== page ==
Kaizen is a Japanese word meaning “continuous improvement” in English. It is a simple idea, but there is much more to it than meets the eye!
Three things can be said about kaizen:
- True kaizen is a small change for the better.
- True kaizen involves “everyone, every day, everywhere.”
- True kaizen is a way of life.
Kaizen is not about big wins on the part of management, engineers, or specialized people. It’s about the everyday contributions of ordinary people engaging their brains in the task of problem-solving and continuous improvement.
When all associates of an organization are actively engaged in kaizen, extraordinary results can be obtained. In fact, one source states that “80% of potential improvement comes from frontline employees” (book: Idea Driven Organization).
Although smart people and top-down objections might account for 20% of an organization’s improvement, there’s 80% more available in the collective brain-power and creativity of frontline employees.
Introduction to Kaizen Training Video
Kaizen is what unleashes the best in all people. It’s the spirit of a lean culture.
The application of continuous improvement is not limited to any type of process, industry, or job. But below I share two fun and enlightening videos about what kaizen can look like.
Example at Seating Matters
Example at FastCap
The Great Mistake of Many Kaizen Enthusiasts
Kaizen is a popular lean term. It ranks high in Internet search engine traffic, and many people are wanting to “crack the code” and unleash its potential.
But there’s one big mistake many kaizen enthusiasts make: they neglect or ignore the role of standards!
Right this moment, there are nearly 8x as many people searching the Internet for how to improve and “kaizen” than those that are searching for how to achieve discipline, standardization, and the ability to maintain what they’ve already achieved.
The consequence is a large majority of people always seeking to do better but struggling to create traction and legacy. They don’t know how to maintain their gains!
True kaizen tackles both of these issues, which are discussed next.
The Two Functions of Kaizen Management
The responsibilities of management as related to kaizen can be reduced to two simple functions.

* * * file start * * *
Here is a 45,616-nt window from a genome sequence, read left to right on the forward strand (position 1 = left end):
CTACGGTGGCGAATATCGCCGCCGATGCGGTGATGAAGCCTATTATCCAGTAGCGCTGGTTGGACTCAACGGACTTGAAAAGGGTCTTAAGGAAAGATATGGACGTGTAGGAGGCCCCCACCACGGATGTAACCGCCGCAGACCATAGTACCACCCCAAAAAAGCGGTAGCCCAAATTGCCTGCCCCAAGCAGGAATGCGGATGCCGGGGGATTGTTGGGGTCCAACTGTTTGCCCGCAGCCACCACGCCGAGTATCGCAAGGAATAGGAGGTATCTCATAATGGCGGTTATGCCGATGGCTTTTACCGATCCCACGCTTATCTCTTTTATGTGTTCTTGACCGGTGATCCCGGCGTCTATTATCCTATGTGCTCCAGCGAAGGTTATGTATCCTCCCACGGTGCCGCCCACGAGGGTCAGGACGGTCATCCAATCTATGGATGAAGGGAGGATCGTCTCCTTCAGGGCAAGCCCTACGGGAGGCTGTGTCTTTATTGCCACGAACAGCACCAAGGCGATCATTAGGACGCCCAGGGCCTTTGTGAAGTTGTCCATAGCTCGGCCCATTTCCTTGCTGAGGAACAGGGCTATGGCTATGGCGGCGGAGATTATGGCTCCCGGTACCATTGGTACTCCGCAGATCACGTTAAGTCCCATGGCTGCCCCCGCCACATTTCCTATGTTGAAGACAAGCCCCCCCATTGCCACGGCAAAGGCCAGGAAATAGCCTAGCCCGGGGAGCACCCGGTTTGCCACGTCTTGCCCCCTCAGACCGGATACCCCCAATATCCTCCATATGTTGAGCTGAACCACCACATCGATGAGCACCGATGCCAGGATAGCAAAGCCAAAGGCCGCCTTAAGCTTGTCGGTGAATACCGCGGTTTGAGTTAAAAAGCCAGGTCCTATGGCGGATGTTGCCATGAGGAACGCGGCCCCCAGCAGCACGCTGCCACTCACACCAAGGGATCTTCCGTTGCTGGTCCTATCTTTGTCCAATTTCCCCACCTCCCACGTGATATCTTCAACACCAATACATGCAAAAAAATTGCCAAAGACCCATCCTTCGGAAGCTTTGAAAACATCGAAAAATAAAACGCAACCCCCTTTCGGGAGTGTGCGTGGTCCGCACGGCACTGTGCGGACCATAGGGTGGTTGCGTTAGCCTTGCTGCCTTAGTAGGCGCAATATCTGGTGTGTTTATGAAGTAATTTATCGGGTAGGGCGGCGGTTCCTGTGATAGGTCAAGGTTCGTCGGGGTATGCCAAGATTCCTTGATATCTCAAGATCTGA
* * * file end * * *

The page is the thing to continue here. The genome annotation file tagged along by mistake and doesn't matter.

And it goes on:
- The first is to maintain standards.
- The second is to improve them!
An organization that does not learn to define and maintain standards will continually backslide down the hill of continuous improvement.
Therefore, the role of standardization in kaizen and continuous improvement cannot be overstated! In fact, it should be said that the standard is the very thing that we are improving!
(Side note: a “standard” may be physical in nature or non-physical like work methods.)
The second function of kaizen is improvement. This means to upgrade and elevate standards to new levels of performance.
Various strategies are used to achieve improvement and are discussed below. For now, understand that every improvement needs to result in an updated standard, and that this process is endless!
The Three Performance Measures
Kaizen is not aimless! The spirit and aim of continuous improvement is customer satisfaction, and a simple way to qualify this is in terms of Quality, Cost, and Delivery (QCD).
These are the three primary desires of a customer, and the answer to the question, “What does the customer want?”
Customers want the highest quality at the lowest price and best delivery.
All continuous improvement strives to achieve these goals in one way or another. Every time an employee engages his hands and brain to improve a process, QCD is improved.
Multiply this 100s or 1000s of times a year, and you get staggering results!
Three Activities to Engage in Kaizen
By now you may be thinking, “this is all great… but what do I do??!”
Just do these three things! (This is where kaizen ties together multiple lean ideas and tools).
- Embrace 5S
- Embrace standardization
- Eliminate waste
Sometimes I like to refer to these practices as the “kaizen trinity.” They are interrelated and all focused on driving continuous improvement, better QCD, and ultimately customer satisfaction.
Each practice is also simple, low-cost, and accessible by every associate in the organization.
It’s the bedrock of what it looks like behaviorally to engage in continuous improvement every day: 5S, standardization, and waste elimination!
But how do I do this? Scientifically!
A last comment should be made about how these three activities are engaged in.
The more you learn about lean, the more you’ll realize that continuous improvement is a scientific exercise. Lean should not be engaged in haphazardly. It should be scientific, planned, and measureable!
Activities that are done haphazardly inhibit learning and cloud our understanding.
Therefore, whether documented or not documented, in the moment or over the course of time, kaizen follows the simple scientific process of Plan, Do, Check, Act (PDCA).
Disciplined execution of PDCA thinking among all team members creates alignment, effectiveness, and accelerated learning throughout the organization.